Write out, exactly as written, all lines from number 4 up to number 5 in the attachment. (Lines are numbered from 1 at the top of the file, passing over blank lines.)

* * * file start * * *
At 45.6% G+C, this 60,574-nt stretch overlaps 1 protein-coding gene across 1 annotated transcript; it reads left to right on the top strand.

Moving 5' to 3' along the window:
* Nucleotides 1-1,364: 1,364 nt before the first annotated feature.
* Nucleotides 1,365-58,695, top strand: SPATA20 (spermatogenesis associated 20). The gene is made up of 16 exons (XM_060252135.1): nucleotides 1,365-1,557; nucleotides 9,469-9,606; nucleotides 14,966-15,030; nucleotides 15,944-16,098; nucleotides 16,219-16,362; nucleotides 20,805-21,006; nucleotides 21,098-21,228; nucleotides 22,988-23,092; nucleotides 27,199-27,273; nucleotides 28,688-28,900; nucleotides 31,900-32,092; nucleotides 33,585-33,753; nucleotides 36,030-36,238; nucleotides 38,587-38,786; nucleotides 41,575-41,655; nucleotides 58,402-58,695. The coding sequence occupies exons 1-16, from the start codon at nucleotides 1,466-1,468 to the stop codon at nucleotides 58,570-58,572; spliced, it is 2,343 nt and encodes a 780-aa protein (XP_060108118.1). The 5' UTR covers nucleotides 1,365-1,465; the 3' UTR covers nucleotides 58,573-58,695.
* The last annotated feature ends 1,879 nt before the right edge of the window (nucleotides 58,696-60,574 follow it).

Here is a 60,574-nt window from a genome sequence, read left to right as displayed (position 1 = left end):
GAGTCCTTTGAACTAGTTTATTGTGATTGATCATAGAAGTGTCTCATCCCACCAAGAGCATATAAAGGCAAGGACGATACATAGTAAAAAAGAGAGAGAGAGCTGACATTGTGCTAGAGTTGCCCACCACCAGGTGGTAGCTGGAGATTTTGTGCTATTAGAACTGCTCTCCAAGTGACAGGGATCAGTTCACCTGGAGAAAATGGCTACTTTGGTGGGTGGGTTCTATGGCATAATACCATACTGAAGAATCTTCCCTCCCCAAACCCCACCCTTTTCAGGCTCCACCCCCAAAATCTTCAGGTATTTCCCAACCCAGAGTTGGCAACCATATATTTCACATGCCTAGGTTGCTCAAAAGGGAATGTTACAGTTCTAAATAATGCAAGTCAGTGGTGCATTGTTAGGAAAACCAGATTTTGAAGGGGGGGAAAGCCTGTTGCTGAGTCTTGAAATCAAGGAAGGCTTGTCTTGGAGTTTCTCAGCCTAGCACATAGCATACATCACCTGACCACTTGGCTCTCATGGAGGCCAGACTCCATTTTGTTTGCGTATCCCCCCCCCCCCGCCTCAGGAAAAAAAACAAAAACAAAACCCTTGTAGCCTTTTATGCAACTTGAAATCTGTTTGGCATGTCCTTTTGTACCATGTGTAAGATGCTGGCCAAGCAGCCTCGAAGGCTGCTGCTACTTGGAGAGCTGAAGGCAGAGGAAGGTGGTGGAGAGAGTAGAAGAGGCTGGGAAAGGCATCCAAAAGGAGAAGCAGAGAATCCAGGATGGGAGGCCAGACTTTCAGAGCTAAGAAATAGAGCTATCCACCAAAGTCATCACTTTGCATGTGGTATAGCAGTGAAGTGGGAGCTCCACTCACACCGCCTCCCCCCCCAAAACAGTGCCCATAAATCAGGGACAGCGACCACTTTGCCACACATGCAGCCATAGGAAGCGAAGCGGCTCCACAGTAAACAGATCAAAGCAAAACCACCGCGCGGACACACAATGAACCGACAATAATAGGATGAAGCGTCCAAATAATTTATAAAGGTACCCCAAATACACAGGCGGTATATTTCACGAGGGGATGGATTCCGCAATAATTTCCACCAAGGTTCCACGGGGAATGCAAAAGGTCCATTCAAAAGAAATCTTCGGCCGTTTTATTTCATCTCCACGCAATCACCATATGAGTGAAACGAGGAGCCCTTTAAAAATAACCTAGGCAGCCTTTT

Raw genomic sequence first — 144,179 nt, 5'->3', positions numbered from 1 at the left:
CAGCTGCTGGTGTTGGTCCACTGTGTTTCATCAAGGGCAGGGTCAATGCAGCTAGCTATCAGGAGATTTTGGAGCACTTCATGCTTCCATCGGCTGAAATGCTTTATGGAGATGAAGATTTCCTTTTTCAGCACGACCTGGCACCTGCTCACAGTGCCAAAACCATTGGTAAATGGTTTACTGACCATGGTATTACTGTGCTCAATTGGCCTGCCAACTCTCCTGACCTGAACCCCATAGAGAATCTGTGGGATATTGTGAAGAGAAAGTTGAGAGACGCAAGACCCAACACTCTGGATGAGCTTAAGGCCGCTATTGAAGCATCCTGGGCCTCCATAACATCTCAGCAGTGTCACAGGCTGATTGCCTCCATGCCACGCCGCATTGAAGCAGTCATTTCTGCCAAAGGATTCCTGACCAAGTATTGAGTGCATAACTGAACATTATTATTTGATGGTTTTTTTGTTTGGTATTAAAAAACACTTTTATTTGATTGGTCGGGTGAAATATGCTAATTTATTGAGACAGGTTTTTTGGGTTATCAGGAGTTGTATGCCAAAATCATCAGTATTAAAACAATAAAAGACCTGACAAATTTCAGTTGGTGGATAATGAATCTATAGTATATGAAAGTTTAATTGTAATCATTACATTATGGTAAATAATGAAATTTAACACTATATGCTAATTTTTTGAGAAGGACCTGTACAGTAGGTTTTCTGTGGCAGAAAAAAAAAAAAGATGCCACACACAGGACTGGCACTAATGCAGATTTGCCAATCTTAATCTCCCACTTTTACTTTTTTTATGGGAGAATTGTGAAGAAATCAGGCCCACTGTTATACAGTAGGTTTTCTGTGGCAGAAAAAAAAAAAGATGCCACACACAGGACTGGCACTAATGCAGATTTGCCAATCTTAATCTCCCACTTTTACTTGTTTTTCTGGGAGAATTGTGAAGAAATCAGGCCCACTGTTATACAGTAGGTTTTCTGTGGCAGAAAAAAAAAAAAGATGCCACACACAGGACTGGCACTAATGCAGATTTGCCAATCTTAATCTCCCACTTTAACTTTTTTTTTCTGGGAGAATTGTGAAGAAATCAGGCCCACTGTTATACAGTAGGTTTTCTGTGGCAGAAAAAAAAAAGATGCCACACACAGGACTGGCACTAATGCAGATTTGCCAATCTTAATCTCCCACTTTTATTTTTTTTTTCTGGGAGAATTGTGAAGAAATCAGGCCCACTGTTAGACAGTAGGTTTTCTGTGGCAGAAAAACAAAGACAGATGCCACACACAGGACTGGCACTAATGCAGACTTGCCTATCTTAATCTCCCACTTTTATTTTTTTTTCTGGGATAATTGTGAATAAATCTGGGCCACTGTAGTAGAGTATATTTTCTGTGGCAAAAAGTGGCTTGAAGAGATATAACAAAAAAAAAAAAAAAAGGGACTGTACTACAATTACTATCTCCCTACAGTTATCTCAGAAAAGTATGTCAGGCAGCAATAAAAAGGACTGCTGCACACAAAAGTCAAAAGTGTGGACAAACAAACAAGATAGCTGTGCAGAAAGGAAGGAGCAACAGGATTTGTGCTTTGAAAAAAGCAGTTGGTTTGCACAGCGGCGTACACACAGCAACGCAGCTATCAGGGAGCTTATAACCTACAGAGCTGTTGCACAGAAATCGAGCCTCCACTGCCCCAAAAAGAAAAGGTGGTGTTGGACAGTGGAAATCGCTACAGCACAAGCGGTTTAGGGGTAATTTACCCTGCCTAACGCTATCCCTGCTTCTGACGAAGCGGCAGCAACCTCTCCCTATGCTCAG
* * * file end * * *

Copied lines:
* Nucleotides 1,365-58,695, top strand: SPATA20 (spermatogenesis associated 20). The gene is made up of 16 exons (XM_060252135.1): nucleotides 1,365-1,557; nucleotides 9,469-9,606; nucleotides 14,966-15,030; nucleotides 15,944-16,098; nucleotides 16,219-16,362; nucleotides 20,805-21,006; nucleotides 21,098-21,228; nucleotides 22,988-23,092; nucleotides 27,199-27,273; nucleotides 28,688-28,900; nucleotides 31,900-32,092; nucleotides 33,585-33,753; nucleotides 36,030-36,238; nucleotides 38,587-38,786; nucleotides 41,575-41,655; nucleotides 58,402-58,695. The coding sequence occupies exons 1-16, from the start codon at nucleotides 1,466-1,468 to the stop codon at nucleotides 58,570-58,572; spliced, it is 2,343 nt and encodes a 780-aa protein (XP_060108118.1). The 5' UTR covers nucleotides 1,365-1,465; the 3' UTR covers nucleotides 58,573-58,695.
* The last annotated feature ends 1,879 nt before the right edge of the window (nucleotides 58,696-60,574 follow it).